7 Specific Things You’re Doing Wrong As A Title Agent

While this specific list is for Florida Title Agents, the concepts exist regardless of the state you practice in.  Here are 7 things you may be doing wrong as a title agent:

  1. Not giving reissue rate when applicable.  Few title agents realize that they’re required to give the discounted “reissue rate premium” if applicable.  This means that an agent should not just be waiting for an owner to suggest reissue rate, the agent should be asking if the owner has a copy of their owner’s policy.  Reminder, reissue rate is available when the seller or mortgagor in the current transaction provides a copy of their owner’s policy and any one of the following three.

    A)  Current transaction is insuring unimproved land except for road, brides, utilities.
    B)  Current transaction is within three years from prior owner’s policy’s effective date.
    C)  Current transaction is a refinance insuring a mortgage executed by the owner’s policy insured.

    Some agents go as far as having a Notice of Reissue Rate Form executed by the insured.  This ensures that there was no miscommunication over reissue rate premium being applicable or not.

  2. Failing to identify when substitution rate is due on a mortgage modification transactions.  The Florida Administrative Code provides 8 scenarios when you may endorse a Loan Policy and NOT trigger substitution rate premium.  If the modification changes any terms not identified as one of the 8 exceptions, substitution rate premium is due.  Most agents only review the proposed (To be recorded) modification and fail to review the underlying modified note.  This failure could both come back on you as an agent and also result in missed potential revenue/premium due.  Download our eBook on Mortgage Modifications:  A Comprehensive Overview.
  3. Improperly removing county/city special assessment requirement.  Most agents are under the belief that they may use a standard Owner’s Affidavit to remove the standard requirements/exceptions for county assessments and Chapter 159 municipal liens dealing with water, gas and sewer.  While some underwriters allow this for refinances, most require that a separate municipal lien search be obtained to identify any unrecorded liens which may affect the property.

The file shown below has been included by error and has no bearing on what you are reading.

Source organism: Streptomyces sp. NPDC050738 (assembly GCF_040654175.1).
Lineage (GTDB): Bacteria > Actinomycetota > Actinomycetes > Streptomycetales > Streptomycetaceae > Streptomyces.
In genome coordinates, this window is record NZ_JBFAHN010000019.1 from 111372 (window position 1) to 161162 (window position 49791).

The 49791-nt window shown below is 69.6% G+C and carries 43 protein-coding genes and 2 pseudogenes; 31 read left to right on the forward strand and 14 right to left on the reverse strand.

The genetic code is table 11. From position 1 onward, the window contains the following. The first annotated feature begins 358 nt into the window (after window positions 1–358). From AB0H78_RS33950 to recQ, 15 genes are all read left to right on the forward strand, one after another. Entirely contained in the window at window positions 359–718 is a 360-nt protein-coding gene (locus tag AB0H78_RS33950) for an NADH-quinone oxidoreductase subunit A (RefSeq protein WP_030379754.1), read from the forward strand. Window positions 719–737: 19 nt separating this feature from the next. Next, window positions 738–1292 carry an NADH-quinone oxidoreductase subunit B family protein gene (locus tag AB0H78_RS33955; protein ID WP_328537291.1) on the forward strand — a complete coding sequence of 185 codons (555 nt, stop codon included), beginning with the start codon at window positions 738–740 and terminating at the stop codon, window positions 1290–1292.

4. Incorrectly “butler rebating” premium.  Title premium is generally split with 70% going to the agent and 30% going to the underwriter.  The agent is allowed to rebate, or give back, any portion of their 70% to the person/entity who paid for the premium (the insured under the policy).  Premium is not allowed to go to another party.  Additionally, all of the 30% underwriter share must go to the underwriter, it may not be rebated.
  5. Failing to secure excess limits authorization on large transactions.  Most underwriter agency agreements require the title agent to get excess limits approval for transactions in excess of $1 million.  Some underwriters make this a requirement on the title commitment, others do not.  Make sure you’re complying with your underwriting agreement by obtaining this authorization.
  6. Endorsing a policy to increase the effective date without obtaining an Owner’s Affidavit.  It is possible to increase a Loan Policy’s effective date through the recording of a mortgage modification/assignment/etc.  When the effective date is increase, the underwriter is exposed to new matters existing between Date of Policy and new Date of Endorsement.  The underwriter will then want the standard exceptions (possession, lien, survey, construction) re-imposed.  To remove these, the agent will need to obtain an updated (or new) Owner’s Affidavit and Survey Affidavit.
  7. Issuing title endorsements without first meeting their requirements.  Not many agents know that any mineral rights of entry must be removed before the Florida Form 9 (ALTA 9-06) Endorsement may be issued.  Nor do they realize that an Affidavit of Loan Standing must be obtained for the new ALTA 10-06 Assignment of Mortgage Endorsement.  Become an expert on all of the 2006 ALTA title endorsements coverage, requirements, costs by downloading our comprehensive Florida Title Endorsements eBook.

Feel free to share any matters you’ve seen title agents “forget” to obtain in our comments section below.

One Response to “7 Specific Things You’re Doing Wrong As A Title Agent”

  1. Many fine points made in the article. I should like to comment on Item 1 as it relates to Maryland title agents. Maryland is a filed rate state, so it is imperative to follow the dictates of an agent’s respective underwriter rate book/rate filings as they relate to the application of the reissue rate discount.

    In some instances, proof of an existing owner’s title policy is required- some underwriters require that a copy of same must be produced by the consumer and presented to the settlement agent prior to settlement in order to obtain the discounted rate.

    There are actually many excellent reasons for this type of requirement- one of which is to examine that policy to attempt to determine the quality of underwriting that was done in that previous transaction, and whether or not it might be advisable to search said title behind the transaction that resulted in the issuance of that policy.

    While there are many similarities in most rate filings, there are also some salient differences, particularly in this area. Do not assume that the practices and policies of one underwriter are identical to all others.

    Be sure to read your respective underwriter’s rate book, and if you are unsure as to how to interpret or apply a particular premium calculation, contact your agency representative or agency counsel- most regulators will not accept ignorance, assumptions or good intentions as a reasonable explanation for failure to properly apply title premium rates.

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